Verbs are categorized as one of the eight main parts of speech. In fact, they are one of the two most important and basic parts of a sentence. Every sentence, no matter how brief or long, how simple or complicated, must have two components: a subject and a predicate verb. In certain sentence moods like imperative and exclamatory ones, these may be implied, but in principle a verb is at the heart of every sentence.
It shouldn't surprise you, though, that any major part of speech brings with it its major issues, topics, and potential errors. This entire chapter of this handbook will present an overview of these, including the follow:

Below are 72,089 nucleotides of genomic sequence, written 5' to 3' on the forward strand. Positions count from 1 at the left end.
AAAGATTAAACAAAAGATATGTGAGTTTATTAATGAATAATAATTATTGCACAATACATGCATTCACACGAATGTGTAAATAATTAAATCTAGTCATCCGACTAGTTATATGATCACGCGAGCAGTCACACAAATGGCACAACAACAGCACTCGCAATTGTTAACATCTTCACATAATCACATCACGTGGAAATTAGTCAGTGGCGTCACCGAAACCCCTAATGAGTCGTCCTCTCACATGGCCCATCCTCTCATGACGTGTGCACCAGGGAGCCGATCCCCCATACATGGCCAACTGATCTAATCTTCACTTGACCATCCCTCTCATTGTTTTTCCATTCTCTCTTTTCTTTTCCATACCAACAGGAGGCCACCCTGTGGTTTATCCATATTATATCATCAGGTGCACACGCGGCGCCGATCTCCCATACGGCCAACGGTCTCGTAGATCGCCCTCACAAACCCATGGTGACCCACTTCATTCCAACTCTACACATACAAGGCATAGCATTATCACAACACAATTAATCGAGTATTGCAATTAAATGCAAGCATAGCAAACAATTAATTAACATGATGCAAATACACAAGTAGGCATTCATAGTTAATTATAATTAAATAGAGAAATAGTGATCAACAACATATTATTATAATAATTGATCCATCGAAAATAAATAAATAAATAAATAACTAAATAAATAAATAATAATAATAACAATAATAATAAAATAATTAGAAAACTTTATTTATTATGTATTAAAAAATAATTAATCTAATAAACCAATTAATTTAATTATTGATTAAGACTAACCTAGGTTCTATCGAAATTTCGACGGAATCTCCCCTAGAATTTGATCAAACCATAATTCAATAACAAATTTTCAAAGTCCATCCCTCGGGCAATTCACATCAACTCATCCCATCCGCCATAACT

Because verbs are a basic unit of speech, their placement on a diagram receives more attention and importance than other parts of speech, excepting nouns. All verbs, regardless of type, are placed on horizontal lines. Verbals, words and phrases that form from verbs but are actually other parts of speech, also go onto horizontal lines, but each type of verbal has its own special circumstances. Find out more in "Verbals."
The sentence written below is deceptively simple in what it says. In the diagram illustration beneath it, all the highlighted words are verb-related, but only one, the Main Verb, answers the central question, "What action is causing or happening?" and is placed on the main horizontal line in the predicate position of the diagram. Look at the placement of all the other verb-related words, though.